Visual Studio Code

Visual Studio Code

I’m interrupting normal blogging service to give a shout out to Visual Studio Code, on Linux. I was put onto it by one of my students, and I’ve been running it for the last week as a daily driver when train-coding. And it’s great.

Normally I use Emacs or Vim, depending on the mood, and I have done for years, but both of them require a fair bit of setup, and I’ve always got a second terminal open for compilation / launching the executable.

Visual Studio Code, while not quite as nice as either of those from the text editing pov, is easily on a par with something like Sublime Text, but with a special party trick: it integrates extremely well with GCC & GDB.

You can setup a problem parser, which will grep gcc’s output, allowing you to quickly jump to compilation errors, and it’ll launch GDB and act as a front-end, allowing you to hover-inspect variables and do all the things you’d expect from a larger IDE.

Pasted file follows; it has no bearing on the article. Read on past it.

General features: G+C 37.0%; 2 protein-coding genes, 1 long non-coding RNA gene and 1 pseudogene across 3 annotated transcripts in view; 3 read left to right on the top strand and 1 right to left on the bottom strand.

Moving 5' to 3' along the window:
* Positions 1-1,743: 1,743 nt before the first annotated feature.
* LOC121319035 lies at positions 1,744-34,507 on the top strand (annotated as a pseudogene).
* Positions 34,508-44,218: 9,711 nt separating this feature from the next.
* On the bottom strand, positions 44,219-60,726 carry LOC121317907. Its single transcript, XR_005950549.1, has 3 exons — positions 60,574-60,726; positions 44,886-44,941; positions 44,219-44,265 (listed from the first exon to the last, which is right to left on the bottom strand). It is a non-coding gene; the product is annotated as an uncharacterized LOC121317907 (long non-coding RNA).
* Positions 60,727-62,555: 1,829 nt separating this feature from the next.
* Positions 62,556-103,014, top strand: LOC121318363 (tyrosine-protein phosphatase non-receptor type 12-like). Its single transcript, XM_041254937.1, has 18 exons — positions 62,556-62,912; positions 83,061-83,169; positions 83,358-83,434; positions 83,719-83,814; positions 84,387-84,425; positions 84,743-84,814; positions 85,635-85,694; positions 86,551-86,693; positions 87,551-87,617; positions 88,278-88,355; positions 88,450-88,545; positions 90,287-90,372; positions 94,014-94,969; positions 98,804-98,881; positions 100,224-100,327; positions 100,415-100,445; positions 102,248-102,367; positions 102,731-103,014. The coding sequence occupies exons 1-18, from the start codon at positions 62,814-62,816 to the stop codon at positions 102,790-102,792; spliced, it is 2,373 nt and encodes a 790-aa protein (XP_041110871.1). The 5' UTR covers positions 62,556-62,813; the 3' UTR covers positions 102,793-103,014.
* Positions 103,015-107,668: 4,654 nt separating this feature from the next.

And it’s nippy. Surprisingly nippy. In fact, for C/C++ programming, this has quickly become my go-to editor on Linux. I can heartily recommend it.

If there’s one nitpick, it’s the lack of horizontal splits. Something Visual Studio seems to be partially allergic to, as well. But other than that, if you’re a Linux coder and you want some of the trappings of an IDE, without installing something shit like Eclipse, or slow and lethargic like QT Creator, VS Code is well worth checking out.

And I can’t believe I’m saying that.